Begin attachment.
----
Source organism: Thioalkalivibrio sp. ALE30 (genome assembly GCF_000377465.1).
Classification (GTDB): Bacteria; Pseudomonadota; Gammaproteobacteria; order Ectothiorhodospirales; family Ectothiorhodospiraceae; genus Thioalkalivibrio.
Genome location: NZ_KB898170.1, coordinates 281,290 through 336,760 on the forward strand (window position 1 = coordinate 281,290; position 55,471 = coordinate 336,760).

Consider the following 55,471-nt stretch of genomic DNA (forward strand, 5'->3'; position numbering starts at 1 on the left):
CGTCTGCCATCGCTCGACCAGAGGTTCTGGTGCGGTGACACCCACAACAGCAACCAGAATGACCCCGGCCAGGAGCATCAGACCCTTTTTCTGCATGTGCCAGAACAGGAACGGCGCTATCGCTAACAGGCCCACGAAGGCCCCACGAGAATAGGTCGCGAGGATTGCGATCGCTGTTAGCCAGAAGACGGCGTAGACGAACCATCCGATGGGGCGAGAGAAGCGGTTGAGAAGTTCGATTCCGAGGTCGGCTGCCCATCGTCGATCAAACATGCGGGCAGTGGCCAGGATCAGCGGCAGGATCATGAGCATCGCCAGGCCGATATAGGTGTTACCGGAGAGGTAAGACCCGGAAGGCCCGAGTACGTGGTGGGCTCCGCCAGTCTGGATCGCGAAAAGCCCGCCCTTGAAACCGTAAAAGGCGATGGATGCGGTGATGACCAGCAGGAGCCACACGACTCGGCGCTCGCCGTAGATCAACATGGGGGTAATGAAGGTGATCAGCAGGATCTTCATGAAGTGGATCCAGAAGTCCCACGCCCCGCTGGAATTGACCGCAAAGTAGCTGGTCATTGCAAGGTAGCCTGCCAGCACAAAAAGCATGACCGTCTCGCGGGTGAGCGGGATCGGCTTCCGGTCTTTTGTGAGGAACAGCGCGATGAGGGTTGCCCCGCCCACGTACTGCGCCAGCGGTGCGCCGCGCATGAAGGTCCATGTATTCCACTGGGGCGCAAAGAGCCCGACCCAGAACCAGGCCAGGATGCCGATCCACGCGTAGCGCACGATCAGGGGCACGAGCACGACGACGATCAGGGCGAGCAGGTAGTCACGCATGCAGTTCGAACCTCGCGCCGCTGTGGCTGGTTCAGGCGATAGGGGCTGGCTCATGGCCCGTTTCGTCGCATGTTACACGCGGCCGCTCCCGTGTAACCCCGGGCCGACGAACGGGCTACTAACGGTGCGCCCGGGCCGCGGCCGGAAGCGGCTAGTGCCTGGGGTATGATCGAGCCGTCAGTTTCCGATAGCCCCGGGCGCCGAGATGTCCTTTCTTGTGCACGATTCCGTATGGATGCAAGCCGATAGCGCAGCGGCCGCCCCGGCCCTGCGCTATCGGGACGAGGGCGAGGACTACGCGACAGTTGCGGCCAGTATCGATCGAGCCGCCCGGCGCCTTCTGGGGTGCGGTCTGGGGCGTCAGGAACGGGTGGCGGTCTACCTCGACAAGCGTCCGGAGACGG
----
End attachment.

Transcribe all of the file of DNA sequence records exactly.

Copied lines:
Source organism: Thioalkalivibrio sp. ALE30 (genome assembly GCF_000377465.1).
Classification (GTDB): Bacteria; Pseudomonadota; Gammaproteobacteria; order Ectothiorhodospirales; family Ectothiorhodospiraceae; genus Thioalkalivibrio.
Genome location: NZ_KB898170.1, coordinates 281,290 through 336,760 on the forward strand (window position 1 = coordinate 281,290; position 55,471 = coordinate 336,760).

Consider the following 55,471-nt stretch of genomic DNA (forward strand, 5'->3'; position numbering starts at 1 on the left):
CGTCTGCCATCGCTCGACCAGAGGTTCTGGTGCGGTGACACCCACAACAGCAACCAGAATGACCCCGGCCAGGAGCATCAGACCCTTTTTCTGCATGTGCCAGAACAGGAACGGCGCTATCGCTAACAGGCCCACGAAGGCCCCACGAGAATAGGTCGCGAGGATTGCGATCGCTGTTAGCCAGAAGACGGCGTAGACGAACCATCCGATGGGGCGAGAGAAGCGGTTGAGAAGTTCGATTCCGAGGTCGGCTGCCCATCGTCGATCAAACATGCGGGCAGTGGCCAGGATCAGCGGCAGGATCATGAGCATCGCCAGGCCGATATAGGTGTTACCGGAGAGGTAAGACCCGGAAGGCCCGAGTACGTGGTGGGCTCCGCCAGTCTGGATCGCGAAAAGCCCGCCCTTGAAACCGTAAAAGGCGATGGATGCGGTGATGACCAGCAGGAGCCACACGACTCGGCGCTCGCCGTAGATCAACATGGGGGTAATGAAGGTGATCAGCAGGATCTTCATGAAGTGGATCCAGAAGTCCCACGCCCCGCTGGAATTGACCGCAAAGTAGCTGGTCATTGCAAGGTAGCCTGCCAGCACAAAAAGCATGACCGTCTCGCGGGTGAGCGGGATCGGCTTCCGGTCTTTTGTGAGGAACAGCGCGATGAGGGTTGCCCCGCCCACGTACTGCGCCAGCGGTGCGCCGCGCATGAAGGTCCATGTATTCCACTGGGGCGCAAAGAGCCCGACCCAGAACCAGGCCAGGATGCCGATCCACGCGTAGCGCACGATCAGGGGCACGAGCACGACGACGATCAGGGCGAGCAGGTAGTCACGCATGCAGTTCGAACCTCGCGCCGCTGTGGCTGGTTCAGGCGATAGGGGCTGGCTCATGGCCCGTTTCGTCGCATGTTACACGCGGCCGCTCCCGTGTAACCCCGGGCCGACGAACGGGCTACTAACGGTGCGCCCGGGCCGCGGCCGGAAGCGGCTAGTGCCTGGGGTATGATCGAGCCGTCAGTTTCCGATAGCCCCGGGCGCCGAGATGTCCTTTCTTGTGCACGATTCCGTATGGATGCAAGCCGATAGCGCAGCGGCCGCCCCGGCCCTGCGCTATCGGGACGAGGGCGAGGACTACGCGACAGTTGCGGCCAGTATCGATCGAGCCGCCCGGCGCCTTCTGGGGTGCGGTCTGGGGCGTCAGGAACGGGTGGCGGTCTACCTCGACAAGCGTCCGGAGACGG